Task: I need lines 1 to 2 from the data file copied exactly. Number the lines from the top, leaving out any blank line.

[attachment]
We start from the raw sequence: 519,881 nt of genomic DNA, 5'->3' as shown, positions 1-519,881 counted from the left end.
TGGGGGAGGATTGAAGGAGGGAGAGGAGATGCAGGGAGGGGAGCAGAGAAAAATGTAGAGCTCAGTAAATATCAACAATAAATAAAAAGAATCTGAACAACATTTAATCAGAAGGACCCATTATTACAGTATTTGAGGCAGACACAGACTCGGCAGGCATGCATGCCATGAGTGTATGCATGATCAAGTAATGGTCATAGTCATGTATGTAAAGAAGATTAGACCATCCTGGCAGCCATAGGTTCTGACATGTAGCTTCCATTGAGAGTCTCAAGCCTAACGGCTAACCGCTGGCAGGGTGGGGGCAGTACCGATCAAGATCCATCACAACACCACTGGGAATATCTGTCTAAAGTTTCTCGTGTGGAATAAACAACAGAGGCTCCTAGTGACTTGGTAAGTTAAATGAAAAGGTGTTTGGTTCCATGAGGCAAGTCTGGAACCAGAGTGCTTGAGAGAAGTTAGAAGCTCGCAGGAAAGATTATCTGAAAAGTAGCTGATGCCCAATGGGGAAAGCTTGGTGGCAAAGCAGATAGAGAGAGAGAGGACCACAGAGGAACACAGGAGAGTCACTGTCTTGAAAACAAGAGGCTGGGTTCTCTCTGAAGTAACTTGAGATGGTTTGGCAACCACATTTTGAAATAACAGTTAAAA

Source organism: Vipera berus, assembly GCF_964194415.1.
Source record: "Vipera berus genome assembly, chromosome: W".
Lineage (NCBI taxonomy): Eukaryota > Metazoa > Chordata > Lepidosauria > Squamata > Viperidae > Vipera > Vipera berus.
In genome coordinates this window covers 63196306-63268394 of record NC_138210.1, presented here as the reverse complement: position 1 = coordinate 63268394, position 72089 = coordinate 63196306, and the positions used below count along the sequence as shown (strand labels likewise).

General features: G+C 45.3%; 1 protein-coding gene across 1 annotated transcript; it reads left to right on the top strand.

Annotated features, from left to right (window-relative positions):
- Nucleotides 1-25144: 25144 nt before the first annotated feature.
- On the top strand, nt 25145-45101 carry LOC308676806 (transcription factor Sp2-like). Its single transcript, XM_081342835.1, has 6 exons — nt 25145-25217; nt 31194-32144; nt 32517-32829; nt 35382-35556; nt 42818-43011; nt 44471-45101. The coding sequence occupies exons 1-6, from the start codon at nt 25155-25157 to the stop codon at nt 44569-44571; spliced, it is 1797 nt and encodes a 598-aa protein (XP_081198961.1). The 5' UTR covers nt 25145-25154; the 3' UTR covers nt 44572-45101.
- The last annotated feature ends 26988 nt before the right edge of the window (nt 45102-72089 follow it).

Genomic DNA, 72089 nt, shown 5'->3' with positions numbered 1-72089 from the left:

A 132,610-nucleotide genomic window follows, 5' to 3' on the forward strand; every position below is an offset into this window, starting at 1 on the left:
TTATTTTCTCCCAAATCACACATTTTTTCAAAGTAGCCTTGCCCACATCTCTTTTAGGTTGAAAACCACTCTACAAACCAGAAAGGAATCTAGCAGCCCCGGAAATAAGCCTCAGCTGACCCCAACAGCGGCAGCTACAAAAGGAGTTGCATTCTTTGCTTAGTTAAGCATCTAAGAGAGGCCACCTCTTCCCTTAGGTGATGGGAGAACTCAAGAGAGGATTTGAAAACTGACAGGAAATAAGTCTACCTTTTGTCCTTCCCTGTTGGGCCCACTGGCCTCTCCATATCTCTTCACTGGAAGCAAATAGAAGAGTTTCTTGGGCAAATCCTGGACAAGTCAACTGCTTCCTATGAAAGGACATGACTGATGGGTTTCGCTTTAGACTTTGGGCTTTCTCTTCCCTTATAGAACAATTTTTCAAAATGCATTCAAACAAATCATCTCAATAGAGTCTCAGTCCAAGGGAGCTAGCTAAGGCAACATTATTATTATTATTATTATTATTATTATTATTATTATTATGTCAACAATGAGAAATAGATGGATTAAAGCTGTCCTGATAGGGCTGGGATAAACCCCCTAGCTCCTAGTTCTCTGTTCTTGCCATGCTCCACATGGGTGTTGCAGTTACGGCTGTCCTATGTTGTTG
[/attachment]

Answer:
We start from the raw sequence: 519,881 nt of genomic DNA, 5'->3' as shown, positions 1-519,881 counted from the left end.
TGGGGGAGGATTGAAGGAGGGAGAGGAGATGCAGGGAGGGGAGCAGAGAAAAATGTAGAGCTCAGTAAATATCAACAATAAATAAAAAGAATCTGAACAACATTTAATCAGAAGGACCCATTATTACAGTATTTGAGGCAGACACAGACTCGGCAGGCATGCATGCCATGAGTGTATGCATGATCAAGTAATGGTCATAGTCATGTATGTAAAGAAGATTAGACCATCCTGGCAGCCATAGGTTCTGACATGTAGCTTCCATTGAGAGTCTCAAGCCTAACGGCTAACCGCTGGCAGGGTGGGGGCAGTACCGATCAAGATCCATCACAACACCACTGGGAATATCTGTCTAAAGTTTCTCGTGTGGAATAAACAACAGAGGCTCCTAGTGACTTGGTAAGTTAAATGAAAAGGTGTTTGGTTCCATGAGGCAAGTCTGGAACCAGAGTGCTTGAGAGAAGTTAGAAGCTCGCAGGAAAGATTATCTGAAAAGTAGCTGATGCCCAATGGGGAAAGCTTGGTGGCAAAGCAGATAGAGAGAGAGAGGACCACAGAGGAACACAGGAGAGTCACTGTCTTGAAAACAAGAGGCTGGGTTCTCTCTGAAGTAACTTGAGATGGTTTGGCAACCACATTTTGAAATAACAGTTAAAA